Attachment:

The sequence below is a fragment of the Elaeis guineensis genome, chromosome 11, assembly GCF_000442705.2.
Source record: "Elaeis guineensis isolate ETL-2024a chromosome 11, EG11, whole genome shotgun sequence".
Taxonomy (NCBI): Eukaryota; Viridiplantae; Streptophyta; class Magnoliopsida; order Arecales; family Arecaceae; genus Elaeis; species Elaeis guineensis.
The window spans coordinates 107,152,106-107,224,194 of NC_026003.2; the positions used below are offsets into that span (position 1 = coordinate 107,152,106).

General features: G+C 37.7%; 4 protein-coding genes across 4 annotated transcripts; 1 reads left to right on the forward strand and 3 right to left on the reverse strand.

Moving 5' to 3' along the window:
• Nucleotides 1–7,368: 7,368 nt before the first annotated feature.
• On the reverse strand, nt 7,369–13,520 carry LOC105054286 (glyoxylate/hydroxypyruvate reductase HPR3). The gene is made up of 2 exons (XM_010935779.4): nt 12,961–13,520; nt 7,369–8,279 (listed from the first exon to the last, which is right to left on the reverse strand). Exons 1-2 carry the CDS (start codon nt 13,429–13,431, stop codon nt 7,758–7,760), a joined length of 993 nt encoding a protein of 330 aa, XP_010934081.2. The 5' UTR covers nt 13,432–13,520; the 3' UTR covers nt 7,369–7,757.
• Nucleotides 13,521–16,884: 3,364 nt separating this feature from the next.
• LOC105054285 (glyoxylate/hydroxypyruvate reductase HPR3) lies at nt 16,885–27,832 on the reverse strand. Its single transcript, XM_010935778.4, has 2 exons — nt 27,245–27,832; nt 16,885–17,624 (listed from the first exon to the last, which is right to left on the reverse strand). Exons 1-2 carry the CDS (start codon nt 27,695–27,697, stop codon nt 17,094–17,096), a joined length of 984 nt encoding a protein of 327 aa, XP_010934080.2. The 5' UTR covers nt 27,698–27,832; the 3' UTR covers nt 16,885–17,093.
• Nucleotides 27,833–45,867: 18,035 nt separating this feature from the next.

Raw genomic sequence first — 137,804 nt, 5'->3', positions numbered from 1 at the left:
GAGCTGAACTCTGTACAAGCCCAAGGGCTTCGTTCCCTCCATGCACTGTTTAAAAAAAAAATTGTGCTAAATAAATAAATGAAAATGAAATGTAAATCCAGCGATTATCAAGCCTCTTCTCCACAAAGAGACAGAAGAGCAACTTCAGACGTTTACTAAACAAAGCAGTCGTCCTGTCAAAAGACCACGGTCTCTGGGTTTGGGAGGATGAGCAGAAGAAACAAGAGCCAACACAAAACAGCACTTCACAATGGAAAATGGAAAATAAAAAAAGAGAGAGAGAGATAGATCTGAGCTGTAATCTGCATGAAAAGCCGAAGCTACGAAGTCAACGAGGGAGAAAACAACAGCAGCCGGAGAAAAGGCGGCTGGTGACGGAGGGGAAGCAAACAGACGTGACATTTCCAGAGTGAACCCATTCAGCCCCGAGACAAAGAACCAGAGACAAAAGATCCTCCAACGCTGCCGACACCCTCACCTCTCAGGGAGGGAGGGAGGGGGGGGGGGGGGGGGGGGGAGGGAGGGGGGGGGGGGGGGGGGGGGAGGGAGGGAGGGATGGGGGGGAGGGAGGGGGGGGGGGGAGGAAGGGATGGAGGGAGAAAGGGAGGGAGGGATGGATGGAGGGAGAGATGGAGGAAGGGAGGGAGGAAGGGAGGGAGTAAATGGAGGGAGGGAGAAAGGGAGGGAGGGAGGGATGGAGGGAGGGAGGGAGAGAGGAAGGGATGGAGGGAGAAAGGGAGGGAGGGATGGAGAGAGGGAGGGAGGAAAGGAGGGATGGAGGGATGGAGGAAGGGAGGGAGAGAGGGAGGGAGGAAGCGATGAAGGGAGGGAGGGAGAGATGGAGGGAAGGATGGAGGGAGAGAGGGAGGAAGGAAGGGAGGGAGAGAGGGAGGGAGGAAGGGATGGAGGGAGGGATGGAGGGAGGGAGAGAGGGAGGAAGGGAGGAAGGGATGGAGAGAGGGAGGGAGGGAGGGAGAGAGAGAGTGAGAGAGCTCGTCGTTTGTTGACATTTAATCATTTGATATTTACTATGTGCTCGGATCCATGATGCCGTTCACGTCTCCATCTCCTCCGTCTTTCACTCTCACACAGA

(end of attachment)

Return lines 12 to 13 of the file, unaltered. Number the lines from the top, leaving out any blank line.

Raw genomic sequence first — 137,804 nt, 5'->3', positions numbered from 1 at the left:
GAGCTGAACTCTGTACAAGCCCAAGGGCTTCGTTCCCTCCATGCACTGTTTAAAAAAAAAATTGTGCTAAATAAATAAATGAAAATGAAATGTAAATCCAGCGATTATCAAGCCTCTTCTCCACAAAGAGACAGAAGAGCAACTTCAGACGTTTACTAAACAAAGCAGTCGTCCTGTCAAAAGACCACGGTCTCTGGGTTTGGGAGGATGAGCAGAAGAAACAAGAGCCAACACAAAACAGCACTTCACAATGGAAAATGGAAAATAAAAAAAGAGAGAGAGAGATAGATCTGAGCTGTAATCTGCATGAAAAGCCGAAGCTACGAAGTCAACGAGGGAGAAAACAACAGCAGCCGGAGAAAAGGCGGCTGGTGACGGAGGGGAAGCAAACAGACGTGACATTTCCAGAGTGAACCCATTCAGCCCCGAGACAAAGAACCAGAGACAAAAGATCCTCCAACGCTGCCGACACCCTCACCTCTCAGGGAGGGAGGGAGGGGGGGGGGGGGGGGGGGGGAGGGAGGGGGGGGGGGGGGGGGGGGGAGGGAGGGAGGGATGGGGGGGAGGGAGGGGGGGGGGGGAGGAAGGGATGGAGGGAGAAAGGGAGGGAGGGATGGATGGAGGGAGAGATGGAGGAAGGGAGGGAGGAAGGGAGGGAGTAAATGGAGGGAGGGAGAAAGGGAGGGAGGGAGGGATGGAGGGAGGGAGGGAGAGAGGAAGGGATGGAGGGAGAAAGGGAGGGAGGGATGGAGAGAGGGAGGGAGGAAAGGAGGGATGGAGGGATGGAGGAAGGGAGGGAGAGAGGGAGGGAGGAAGCGATGAAGGGAGGGAGGGAGAGATGGAGGGAAGGATGGAGGGAGAGAGGGAGGAAGGAAGGGAGGGAGAGAGGGAGGGAGGAAGGGATGGAGGGAGGGATGGAGGGAGGGAGAGAGGGAGGAAGGGAGGAAGGGATGGAGAGAGGGAGGGAGGGAGGGAGAGAGAGAGTGAGAGAGCTCGTCGTTTGTTGACATTTAATCATTTGATATTTACTATGTGCTCGGATCCATGATGCCGTTCACGTCTCCATCTCCTCCGTCTTTCACTCTCACACAGA